Monday, April 27, 2015

A Rex Hill Pinot to Remember

Well, now that the Canucks have been knocked out of this year's Stanley Cup playoffs, my evening TV viewing will certainly be freed up in the weeks to come. Looks like we'll probably move out of the BC Syrah for a bit seeing as how I made Syrah the theme wine for the Canuck/Flames series.

Now that I'm into the final 100 wines of this Wine Odyssey, I'm hoping to open a few bottles that we've been hiding away for awhile. Filling the glass with some Willamette Pinot seemed to be as good a place as any.

Our Vancouver market doesn't see a whole lot of Oregon wine available on general release at the government liquor stores. There might be a few wines in the specialty shops but I think you pretty much have to visit the private wine shops to find much in the way of selection and even those shops will likely have only a limited number of bottles to choose from. It's a shame given the proximity of Oregon to BC.

That being said, it's not too surprising that I don't have much of a grasp of Oregon wines. In light of that limited knowledge, it was an exciting time when I had a brief exposure to the region while attending the 2012 Wine Bloggers Conference that was held in Portland. One of my favourite memories of WBC12 was our visit to the Willamette Valley. Conference attendees were asked to jump onto a bus not knowing what their destination would be. Turns out that I made a great choice - our bus ended up at Rex Hill winery where they teamed up with an assortment of their neighbours for a vineyard tour, cellar tasting and wine dinner in the winery's garden.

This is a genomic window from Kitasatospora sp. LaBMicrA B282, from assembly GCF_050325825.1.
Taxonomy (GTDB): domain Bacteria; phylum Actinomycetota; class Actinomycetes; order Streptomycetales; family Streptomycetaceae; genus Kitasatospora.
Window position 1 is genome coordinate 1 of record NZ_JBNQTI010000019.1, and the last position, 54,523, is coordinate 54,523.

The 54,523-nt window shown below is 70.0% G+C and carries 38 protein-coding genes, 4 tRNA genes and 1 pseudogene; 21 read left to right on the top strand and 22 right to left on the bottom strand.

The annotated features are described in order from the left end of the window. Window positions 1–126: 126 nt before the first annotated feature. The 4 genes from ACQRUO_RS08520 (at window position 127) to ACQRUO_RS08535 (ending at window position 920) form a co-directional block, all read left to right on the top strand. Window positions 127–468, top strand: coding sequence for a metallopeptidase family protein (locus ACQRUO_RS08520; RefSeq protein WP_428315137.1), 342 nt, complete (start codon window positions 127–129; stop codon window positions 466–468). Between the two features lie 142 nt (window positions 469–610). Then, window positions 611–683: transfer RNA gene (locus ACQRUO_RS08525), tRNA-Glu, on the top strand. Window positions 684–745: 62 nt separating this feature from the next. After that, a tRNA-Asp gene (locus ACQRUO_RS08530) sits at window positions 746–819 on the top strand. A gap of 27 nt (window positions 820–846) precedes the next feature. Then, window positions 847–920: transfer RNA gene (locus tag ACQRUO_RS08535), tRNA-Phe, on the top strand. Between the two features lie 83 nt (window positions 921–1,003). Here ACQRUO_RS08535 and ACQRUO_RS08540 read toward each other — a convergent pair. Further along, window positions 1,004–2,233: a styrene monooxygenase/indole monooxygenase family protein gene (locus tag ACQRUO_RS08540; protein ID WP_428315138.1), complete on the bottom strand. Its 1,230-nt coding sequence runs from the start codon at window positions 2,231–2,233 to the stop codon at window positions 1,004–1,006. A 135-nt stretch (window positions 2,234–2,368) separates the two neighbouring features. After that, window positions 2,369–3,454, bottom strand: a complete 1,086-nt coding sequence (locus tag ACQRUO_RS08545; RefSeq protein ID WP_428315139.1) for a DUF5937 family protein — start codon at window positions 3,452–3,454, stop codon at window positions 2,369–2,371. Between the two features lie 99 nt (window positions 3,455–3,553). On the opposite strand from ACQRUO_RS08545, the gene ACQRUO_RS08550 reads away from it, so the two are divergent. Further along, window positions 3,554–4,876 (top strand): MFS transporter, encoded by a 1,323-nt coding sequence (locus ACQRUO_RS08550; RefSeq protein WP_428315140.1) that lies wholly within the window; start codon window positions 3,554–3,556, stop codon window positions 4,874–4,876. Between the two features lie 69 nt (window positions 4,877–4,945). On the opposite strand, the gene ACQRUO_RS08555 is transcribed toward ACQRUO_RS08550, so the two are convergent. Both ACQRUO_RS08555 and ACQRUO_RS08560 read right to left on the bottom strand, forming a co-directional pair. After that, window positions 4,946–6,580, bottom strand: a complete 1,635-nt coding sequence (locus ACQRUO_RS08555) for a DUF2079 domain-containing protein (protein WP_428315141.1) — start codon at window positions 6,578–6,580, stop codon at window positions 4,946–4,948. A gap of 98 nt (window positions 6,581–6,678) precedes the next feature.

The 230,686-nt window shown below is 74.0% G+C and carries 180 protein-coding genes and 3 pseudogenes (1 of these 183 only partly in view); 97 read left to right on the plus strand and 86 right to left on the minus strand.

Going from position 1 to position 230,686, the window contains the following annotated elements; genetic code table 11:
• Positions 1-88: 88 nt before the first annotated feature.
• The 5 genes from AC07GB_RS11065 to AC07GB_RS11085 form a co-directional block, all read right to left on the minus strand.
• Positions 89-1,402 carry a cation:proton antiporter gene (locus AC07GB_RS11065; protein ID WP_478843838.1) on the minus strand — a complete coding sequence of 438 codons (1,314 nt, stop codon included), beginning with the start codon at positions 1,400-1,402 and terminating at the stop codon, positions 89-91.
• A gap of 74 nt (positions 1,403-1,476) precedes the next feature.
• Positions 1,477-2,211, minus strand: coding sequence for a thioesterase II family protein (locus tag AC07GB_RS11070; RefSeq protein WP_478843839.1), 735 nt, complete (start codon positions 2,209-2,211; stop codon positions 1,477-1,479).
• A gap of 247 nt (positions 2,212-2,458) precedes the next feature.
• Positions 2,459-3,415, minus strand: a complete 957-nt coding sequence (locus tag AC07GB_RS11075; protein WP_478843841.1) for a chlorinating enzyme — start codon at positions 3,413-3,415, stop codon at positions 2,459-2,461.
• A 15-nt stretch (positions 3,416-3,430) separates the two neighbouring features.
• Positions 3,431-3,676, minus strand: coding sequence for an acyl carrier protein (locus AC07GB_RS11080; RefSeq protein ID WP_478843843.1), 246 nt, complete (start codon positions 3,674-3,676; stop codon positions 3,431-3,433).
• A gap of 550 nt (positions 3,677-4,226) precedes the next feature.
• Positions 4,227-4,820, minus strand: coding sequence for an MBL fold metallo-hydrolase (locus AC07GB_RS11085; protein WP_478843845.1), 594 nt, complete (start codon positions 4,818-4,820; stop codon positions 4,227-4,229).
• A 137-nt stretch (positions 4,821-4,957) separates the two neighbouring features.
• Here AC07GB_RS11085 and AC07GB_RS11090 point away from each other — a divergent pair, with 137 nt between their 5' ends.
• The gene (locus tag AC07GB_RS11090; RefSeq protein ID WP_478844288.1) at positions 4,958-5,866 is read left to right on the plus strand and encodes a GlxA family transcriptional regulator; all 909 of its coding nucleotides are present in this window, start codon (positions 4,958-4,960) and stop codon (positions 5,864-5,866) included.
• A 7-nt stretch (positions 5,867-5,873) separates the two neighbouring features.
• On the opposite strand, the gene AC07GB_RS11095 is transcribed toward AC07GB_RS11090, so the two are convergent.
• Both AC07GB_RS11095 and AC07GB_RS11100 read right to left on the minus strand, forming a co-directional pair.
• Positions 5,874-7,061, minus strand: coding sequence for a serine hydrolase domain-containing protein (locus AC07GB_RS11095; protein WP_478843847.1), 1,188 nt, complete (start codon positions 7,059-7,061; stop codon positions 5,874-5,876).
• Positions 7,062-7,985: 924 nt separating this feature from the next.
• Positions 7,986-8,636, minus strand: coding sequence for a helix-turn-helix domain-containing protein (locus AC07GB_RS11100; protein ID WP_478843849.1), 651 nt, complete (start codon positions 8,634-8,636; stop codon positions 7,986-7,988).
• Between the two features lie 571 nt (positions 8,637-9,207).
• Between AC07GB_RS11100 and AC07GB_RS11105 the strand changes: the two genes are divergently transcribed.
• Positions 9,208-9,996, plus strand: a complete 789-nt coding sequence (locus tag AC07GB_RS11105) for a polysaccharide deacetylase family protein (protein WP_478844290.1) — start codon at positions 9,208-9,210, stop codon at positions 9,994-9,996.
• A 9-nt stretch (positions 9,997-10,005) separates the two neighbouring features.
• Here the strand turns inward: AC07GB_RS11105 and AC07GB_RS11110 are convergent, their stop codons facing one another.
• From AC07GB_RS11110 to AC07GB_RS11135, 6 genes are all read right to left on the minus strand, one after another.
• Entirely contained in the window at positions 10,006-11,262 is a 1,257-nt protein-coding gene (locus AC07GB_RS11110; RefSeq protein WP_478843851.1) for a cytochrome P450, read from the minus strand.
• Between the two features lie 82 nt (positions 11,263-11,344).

It certainly didn't hurt that, during our dinner at Rex Hill, we were treated to a taste of the 1992 Pinot Noir - poured from a 9-litre Salmanazar bottle. That's a whole case of standard size bottles poured into one.

The afternoon and evening left enough of an impression that I made sure that Rex Hill was one of the half dozen or so wineries that Boo and I visited when we had a chance to spend a day in the Willamette on our California road trip a couple of years later.

I don't think I've ever seen a bottle of Rex Hill for sale in Vancouver; so I'm happy that I was able to pick a couple bottles during those two visits.

1906.  2008 Rex Hill Reserve Pinot Noir (Willamette Valley - Oregon)

The winery website says that 2008 was seen as "one of the finest vintages on record" at Rex Hill - "a vintage defined by the vineyard rather than the weather because each site developed fully to reveal their pedigree." The winery says that the '08 vintage should age gracefully for many years and we can attest to the fact that this bottle still had plenty of life to it. This was definitely a fruit-driven bottling but both Boo and I thought that the integration and complexity of the tannins and bright, dark cherry notes was both explosive and tasty. No doubt, the depth of flavours, in part, resulted from the fact that the Reserve Pinot is a blending of the winery's finest barrels from a variety of vineyards and blocks.

The estate vineyard, itself, is dry framed, using biodynamic farming practices. You can argue how big a part this decision may have played in the wine's profile but, in my mind at least, the dry farming should definitely result in reduced yields of more expressive grapes. Rex Hill was only established in 1982 and it saw a change in ownership in 2007 but the winery has concentrated on premium Pinot Noir since day one, with a small production of Chardonnay and Pinot Gris. During my WBC12 visit, we were told that they produce around 10,000 cases - as opposed to 100,000 - and they strive to make the best use of the land while revitalizing and enhancing that soil with products and by-products that come from the same lands.

For me, this is New World Pinot at its best - and the wine's a worthy addition to the Odyssey's last choices for The List.

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